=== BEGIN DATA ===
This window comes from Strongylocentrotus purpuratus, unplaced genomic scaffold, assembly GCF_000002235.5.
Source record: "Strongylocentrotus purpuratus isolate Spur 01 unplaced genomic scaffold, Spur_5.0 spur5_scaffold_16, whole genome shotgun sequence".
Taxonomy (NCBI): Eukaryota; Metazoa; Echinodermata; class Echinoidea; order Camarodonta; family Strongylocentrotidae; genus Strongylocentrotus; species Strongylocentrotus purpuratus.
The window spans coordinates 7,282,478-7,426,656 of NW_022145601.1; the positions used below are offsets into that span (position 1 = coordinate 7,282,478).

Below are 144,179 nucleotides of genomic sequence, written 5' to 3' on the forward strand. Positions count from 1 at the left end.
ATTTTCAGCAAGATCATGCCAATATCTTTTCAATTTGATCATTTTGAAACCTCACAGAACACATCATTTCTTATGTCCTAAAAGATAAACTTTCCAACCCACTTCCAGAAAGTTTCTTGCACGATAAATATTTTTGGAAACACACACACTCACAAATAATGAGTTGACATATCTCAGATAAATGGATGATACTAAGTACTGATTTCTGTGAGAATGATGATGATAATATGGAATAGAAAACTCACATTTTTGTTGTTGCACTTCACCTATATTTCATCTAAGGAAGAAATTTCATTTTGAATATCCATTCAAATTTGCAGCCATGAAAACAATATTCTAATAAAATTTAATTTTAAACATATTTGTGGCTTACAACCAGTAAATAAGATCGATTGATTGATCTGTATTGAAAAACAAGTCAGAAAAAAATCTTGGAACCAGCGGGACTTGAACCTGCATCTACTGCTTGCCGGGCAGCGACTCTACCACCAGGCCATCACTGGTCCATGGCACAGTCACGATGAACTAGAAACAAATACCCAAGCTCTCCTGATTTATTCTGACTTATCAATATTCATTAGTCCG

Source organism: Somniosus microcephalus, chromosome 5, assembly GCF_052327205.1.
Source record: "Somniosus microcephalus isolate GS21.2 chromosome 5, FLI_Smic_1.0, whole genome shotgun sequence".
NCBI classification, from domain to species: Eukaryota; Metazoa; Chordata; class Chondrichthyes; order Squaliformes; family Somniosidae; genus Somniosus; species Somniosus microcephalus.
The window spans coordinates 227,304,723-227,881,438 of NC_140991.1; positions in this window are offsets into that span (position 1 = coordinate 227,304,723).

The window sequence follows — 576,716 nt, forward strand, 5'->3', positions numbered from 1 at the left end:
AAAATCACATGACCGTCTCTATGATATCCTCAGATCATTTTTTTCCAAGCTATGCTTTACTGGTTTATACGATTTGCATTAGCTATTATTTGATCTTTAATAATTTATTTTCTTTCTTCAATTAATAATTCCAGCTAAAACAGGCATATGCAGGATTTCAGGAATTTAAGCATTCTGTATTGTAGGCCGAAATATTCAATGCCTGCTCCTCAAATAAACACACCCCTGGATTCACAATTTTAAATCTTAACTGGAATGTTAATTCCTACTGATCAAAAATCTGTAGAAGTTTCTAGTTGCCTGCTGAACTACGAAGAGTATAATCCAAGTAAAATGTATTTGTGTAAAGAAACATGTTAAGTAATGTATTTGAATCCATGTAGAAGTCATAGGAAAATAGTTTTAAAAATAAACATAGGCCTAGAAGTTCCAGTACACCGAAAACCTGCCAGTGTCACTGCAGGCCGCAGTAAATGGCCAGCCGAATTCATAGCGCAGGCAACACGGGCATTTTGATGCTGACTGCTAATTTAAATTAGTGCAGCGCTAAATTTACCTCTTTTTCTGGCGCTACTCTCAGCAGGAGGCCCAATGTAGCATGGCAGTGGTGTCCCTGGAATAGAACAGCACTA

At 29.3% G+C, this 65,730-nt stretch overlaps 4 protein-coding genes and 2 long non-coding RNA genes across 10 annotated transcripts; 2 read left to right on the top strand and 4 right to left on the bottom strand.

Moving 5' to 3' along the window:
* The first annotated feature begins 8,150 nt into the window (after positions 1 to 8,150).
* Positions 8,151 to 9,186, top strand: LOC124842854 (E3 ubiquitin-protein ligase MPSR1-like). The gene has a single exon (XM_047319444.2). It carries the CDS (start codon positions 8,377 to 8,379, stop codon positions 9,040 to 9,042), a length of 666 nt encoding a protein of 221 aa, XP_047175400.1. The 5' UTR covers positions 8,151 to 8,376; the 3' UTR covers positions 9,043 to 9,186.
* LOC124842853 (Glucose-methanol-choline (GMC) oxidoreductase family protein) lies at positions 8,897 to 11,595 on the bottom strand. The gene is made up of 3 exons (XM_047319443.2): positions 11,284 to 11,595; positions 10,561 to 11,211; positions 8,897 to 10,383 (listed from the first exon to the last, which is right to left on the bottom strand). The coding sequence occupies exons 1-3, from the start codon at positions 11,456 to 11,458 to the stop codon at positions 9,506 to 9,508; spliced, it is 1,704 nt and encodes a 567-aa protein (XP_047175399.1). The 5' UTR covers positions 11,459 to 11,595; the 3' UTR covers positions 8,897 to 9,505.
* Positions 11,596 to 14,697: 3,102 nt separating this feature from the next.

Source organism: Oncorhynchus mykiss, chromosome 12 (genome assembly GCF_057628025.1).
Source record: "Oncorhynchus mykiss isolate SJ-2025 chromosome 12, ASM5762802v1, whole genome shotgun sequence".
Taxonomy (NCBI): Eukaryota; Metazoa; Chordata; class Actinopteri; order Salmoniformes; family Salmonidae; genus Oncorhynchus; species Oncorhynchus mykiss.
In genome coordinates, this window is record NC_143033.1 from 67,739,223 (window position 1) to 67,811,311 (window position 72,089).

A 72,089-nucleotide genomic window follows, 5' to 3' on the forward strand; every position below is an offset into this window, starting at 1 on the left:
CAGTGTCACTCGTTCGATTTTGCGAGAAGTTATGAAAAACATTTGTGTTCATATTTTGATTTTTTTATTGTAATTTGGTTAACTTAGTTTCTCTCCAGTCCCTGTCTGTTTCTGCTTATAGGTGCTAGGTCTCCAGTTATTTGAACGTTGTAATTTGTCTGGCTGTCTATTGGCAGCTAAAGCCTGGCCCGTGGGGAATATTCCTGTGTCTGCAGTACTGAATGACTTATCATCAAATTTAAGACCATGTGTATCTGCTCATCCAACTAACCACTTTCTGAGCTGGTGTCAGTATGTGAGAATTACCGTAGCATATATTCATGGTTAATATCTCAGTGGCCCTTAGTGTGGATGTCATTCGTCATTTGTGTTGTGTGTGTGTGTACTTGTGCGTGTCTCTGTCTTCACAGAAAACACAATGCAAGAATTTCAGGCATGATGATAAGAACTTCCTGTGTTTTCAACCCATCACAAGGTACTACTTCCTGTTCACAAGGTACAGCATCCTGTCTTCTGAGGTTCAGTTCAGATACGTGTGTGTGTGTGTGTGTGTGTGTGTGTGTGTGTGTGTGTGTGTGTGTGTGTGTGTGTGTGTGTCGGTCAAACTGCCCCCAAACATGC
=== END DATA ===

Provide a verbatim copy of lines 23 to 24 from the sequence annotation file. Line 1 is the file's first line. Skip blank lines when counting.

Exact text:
A 72,089-nucleotide genomic window follows, 5' to 3' on the forward strand; every position below is an offset into this window, starting at 1 on the left:
CAGTGTCACTCGTTCGATTTTGCGAGAAGTTATGAAAAACATTTGTGTTCATATTTTGATTTTTTTATTGTAATTTGGTTAACTTAGTTTCTCTCCAGTCCCTGTCTGTTTCTGCTTATAGGTGCTAGGTCTCCAGTTATTTGAACGTTGTAATTTGTCTGGCTGTCTATTGGCAGCTAAAGCCTGGCCCGTGGGGAATATTCCTGTGTCTGCAGTACTGAATGACTTATCATCAAATTTAAGACCATGTGTATCTGCTCATCCAACTAACCACTTTCTGAGCTGGTGTCAGTATGTGAGAATTACCGTAGCATATATTCATGGTTAATATCTCAGTGGCCCTTAGTGTGGATGTCATTCGTCATTTGTGTTGTGTGTGTGTGTACTTGTGCGTGTCTCTGTCTTCACAGAAAACACAATGCAAGAATTTCAGGCATGATGATAAGAACTTCCTGTGTTTTCAACCCATCACAAGGTACTACTTCCTGTTCACAAGGTACAGCATCCTGTCTTCTGAGGTTCAGTTCAGATACGTGTGTGTGTGTGTGTGTGTGTGTGTGTGTGTGTGTGTGTGTGTGTGTGTGTGTGTGTGTGTGTCGGTCAAACTGCCCCCAAACATGC